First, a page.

How Investors Should Handle the Alphabet Stock Split


  • Alphabet (GOOGL, GOOG) stock continues to generate strong earnings and revenue growth. 
  • Unrivaled assets in Google and YouTube and strong balance sheet.
  • The company is doing a 20-for-1 stock split later this year, on July 15.
Alphabet Inc. (GOOG, GOOGL) and Google logos seen displayed on a smartphone
Source: IgorGolovniov /

Alphabet (NASDAQ:GOOGL, NASDAQ:GOOG) has been one of the best-performing FAANG holdings over the past year. In that span, GOOG stock is up almost 36%. And since the beginning of 2021, shares are up 59% — almost double the next-best performer in the group.

Moreover, Apple (NASDAQ:AAPL) has come on strong lately too. In fact, over the past year, it’s up 42%. Outside of these two names, though, no other name in the FAANG group is performing better this year.

So, the point here is pretty simple: Alphabet has been a dominant holding over the past 12 to 15 months and bulls are looking for that run to continue. But now they have to navigate the stock split. How will they handle this move? Let’s take a closer look to find out.

GOOGL, GOOG Alphabet $2,785.65, $2,792.68

Breaking Down Alphabet

Hands down, Alphabet is one of the best companies in the market. That’s true for three simple reasons: Assets, balance sheet and growth.

Expanding on those, you’ll quickly see how all three intertwine. Alphabet owns the two most popular websites in the world: and

Even with Alphabet commanding a $1.88 trillion market capitalization, these two assets continue to deliver sizable growth. Last quarter alone, Alphabet reported 32% year-over-year (YOY) revenue growth. That’s incredibly impressive for its size.

Moving forward, analysts expect a very respectable 16.6% growth rate this year. That’s followed by 15.6% growth in 2023 and mid-teen percentage growth in 2024 and 2025. Earnings are similar, with estimates calling for 18% growth this year and more than 17% growth in 2023.

So not only are these two assets — Google and YouTube — like owning Boardwalk and Park Place in the board game Monopoly; Their growth has helped build an impenetrable balance sheet.

As of its latest quarter, Alphabet has $188 billion in current assets, almost $140 billion of which are in cash and short-term securities. The company also carries $14.8 billion in long-term debt, or a quarter of that when we exclude capitalized leases.

Furthermore, during the quarter, Alphabet generated $18.5 billion in free cash flow (FCF) — good for a 7.6% YOY increase.

When Is Alphabet’s Stock Split?

Alphabet will split its stock on July 15, doing a 20-for-1 split. Since the announcement, we’ve since seen Amazon (NASDAQ:AMZN) announce a split  — also a 20-for-1 split — and now Tesla (NASDAQ:TSLA) has filed for a shareholder vote on another split. Additionally, this is Alphabet’s first stock split since 2014.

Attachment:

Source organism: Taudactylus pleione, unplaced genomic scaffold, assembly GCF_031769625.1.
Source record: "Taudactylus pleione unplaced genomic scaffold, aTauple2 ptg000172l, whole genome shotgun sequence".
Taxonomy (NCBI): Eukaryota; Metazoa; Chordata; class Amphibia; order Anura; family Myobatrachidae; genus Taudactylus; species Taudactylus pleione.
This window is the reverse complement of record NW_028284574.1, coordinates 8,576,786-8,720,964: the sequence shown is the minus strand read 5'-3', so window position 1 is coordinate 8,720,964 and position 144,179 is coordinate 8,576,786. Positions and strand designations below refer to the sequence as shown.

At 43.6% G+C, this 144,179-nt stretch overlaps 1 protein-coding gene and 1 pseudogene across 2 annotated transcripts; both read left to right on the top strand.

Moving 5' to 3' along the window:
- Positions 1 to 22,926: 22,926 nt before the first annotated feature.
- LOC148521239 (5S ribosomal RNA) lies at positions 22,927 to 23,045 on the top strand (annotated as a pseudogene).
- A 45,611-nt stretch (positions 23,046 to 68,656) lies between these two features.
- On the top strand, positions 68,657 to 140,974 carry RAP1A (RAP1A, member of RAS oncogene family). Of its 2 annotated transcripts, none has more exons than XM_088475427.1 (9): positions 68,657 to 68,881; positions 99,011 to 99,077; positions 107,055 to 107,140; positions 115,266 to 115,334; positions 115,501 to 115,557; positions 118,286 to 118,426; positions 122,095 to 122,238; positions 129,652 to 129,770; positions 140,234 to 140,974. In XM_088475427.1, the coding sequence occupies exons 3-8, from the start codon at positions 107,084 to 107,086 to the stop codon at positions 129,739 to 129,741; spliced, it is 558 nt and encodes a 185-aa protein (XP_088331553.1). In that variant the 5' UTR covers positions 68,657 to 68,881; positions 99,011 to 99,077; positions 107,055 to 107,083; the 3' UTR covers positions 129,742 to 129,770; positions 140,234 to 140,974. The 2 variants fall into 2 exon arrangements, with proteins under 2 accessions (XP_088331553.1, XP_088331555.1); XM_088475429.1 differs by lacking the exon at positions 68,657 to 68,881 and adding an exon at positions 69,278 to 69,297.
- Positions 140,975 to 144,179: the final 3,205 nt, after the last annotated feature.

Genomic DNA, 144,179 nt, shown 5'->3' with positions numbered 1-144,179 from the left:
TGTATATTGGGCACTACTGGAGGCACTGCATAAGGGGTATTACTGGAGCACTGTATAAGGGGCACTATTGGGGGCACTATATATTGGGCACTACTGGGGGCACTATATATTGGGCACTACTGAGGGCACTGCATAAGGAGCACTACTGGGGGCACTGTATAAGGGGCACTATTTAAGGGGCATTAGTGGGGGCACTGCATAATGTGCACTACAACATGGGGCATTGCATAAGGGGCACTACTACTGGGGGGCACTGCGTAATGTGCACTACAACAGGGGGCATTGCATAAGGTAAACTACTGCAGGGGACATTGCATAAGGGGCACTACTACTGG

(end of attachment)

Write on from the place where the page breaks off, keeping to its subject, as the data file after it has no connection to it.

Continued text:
Overall, whenever a company does a split, and particularly when it’s a highly followed stock such as a FAANG firm, it brings out all sorts of crowds. The raging bulls will cheer the excellent move. The “Negative Nellies” will pound the table on how this does nothing to alter the value of the company.

Nonetheless, changing the share count — and thus, the stock price — does nothing for the business. Alphabet’s business will remain exactly the same. However, it’s hard to argue that stock splits don’t positively impact the stock price

Let’s face it: Investors like when they can scoop up scores of stock. They like that they can buy 100 shares of something instead of 5. On a smaller scale, investors like buying 1 or 2 shares at a time vs. 0.05 or 0.1 shares.

Of course, while the latter can seem discouraging, fractional shares are still ownership. And thanks to many brokerages out there now, investors can scoop up fractional shares with no commission. That said, given the high-quality nature of GOOG stock, I think that’s exactly what long-term investors should do.

Trading GOOG Stock

Top stock trades for GOOGL
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Source: Chart courtesy of TrendSpider

As we mentioned at the top, GOOG stock has been one of the best-performing FAANG holdings. Of course, I would like to see that continue going forward, and given the quality of its business, it would not be a surprise.

From here, I would love to see shares stay above the 50-day and 200-day moving averages.

If GOOG stock can do that, $3,000 remains in play. Otherwise, a break of these key moving averages could put $2,500 back in play, an area I would consider buying the dip.

On the date of publication, Bret Kenwell did not have (either directly or indirectly) any positions in the securities mentioned in this article. The opinions expressed in this article are those of the writer, subject to the Publishing Guidelines.

Bret Kenwell is the manager and author of Future Blue Chips and is on Twitter @BretKenwell.

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